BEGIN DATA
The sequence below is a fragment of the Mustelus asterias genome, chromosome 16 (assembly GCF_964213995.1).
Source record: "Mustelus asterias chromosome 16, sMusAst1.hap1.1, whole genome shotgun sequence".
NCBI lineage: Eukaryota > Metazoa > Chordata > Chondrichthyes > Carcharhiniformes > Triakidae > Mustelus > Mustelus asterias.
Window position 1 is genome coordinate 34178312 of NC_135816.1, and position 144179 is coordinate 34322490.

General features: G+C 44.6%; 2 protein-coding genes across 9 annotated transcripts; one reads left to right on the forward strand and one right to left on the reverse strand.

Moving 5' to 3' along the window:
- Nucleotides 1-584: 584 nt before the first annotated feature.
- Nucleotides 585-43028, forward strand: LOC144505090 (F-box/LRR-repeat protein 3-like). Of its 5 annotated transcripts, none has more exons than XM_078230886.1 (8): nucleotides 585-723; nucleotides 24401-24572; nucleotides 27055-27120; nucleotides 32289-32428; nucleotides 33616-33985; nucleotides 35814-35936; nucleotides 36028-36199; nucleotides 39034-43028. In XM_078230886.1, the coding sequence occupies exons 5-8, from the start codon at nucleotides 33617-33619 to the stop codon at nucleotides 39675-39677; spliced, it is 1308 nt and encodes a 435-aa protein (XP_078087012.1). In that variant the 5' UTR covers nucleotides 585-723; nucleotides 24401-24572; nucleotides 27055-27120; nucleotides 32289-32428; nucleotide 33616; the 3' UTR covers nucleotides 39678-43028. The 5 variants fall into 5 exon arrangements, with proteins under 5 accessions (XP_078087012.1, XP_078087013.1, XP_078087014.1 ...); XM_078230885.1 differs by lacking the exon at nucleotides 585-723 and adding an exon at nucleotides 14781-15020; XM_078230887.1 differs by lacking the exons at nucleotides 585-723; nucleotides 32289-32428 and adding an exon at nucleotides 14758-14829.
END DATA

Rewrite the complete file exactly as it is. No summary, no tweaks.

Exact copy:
The sequence below is a fragment of the Mustelus asterias genome, chromosome 16 (assembly GCF_964213995.1).
Source record: "Mustelus asterias chromosome 16, sMusAst1.hap1.1, whole genome shotgun sequence".
NCBI lineage: Eukaryota > Metazoa > Chordata > Chondrichthyes > Carcharhiniformes > Triakidae > Mustelus > Mustelus asterias.
Window position 1 is genome coordinate 34178312 of NC_135816.1, and position 144179 is coordinate 34322490.

General features: G+C 44.6%; 2 protein-coding genes across 9 annotated transcripts; one reads left to right on the forward strand and one right to left on the reverse strand.

Moving 5' to 3' along the window:
- Nucleotides 1-584: 584 nt before the first annotated feature.
- Nucleotides 585-43028, forward strand: LOC144505090 (F-box/LRR-repeat protein 3-like). Of its 5 annotated transcripts, none has more exons than XM_078230886.1 (8): nucleotides 585-723; nucleotides 24401-24572; nucleotides 27055-27120; nucleotides 32289-32428; nucleotides 33616-33985; nucleotides 35814-35936; nucleotides 36028-36199; nucleotides 39034-43028. In XM_078230886.1, the coding sequence occupies exons 5-8, from the start codon at nucleotides 33617-33619 to the stop codon at nucleotides 39675-39677; spliced, it is 1308 nt and encodes a 435-aa protein (XP_078087012.1). In that variant the 5' UTR covers nucleotides 585-723; nucleotides 24401-24572; nucleotides 27055-27120; nucleotides 32289-32428; nucleotide 33616; the 3' UTR covers nucleotides 39678-43028. The 5 variants fall into 5 exon arrangements, with proteins under 5 accessions (XP_078087012.1, XP_078087013.1, XP_078087014.1 ...); XM_078230885.1 differs by lacking the exon at nucleotides 585-723 and adding an exon at nucleotides 14781-15020; XM_078230887.1 differs by lacking the exons at nucleotides 585-723; nucleotides 32289-32428 and adding an exon at nucleotides 14758-14829.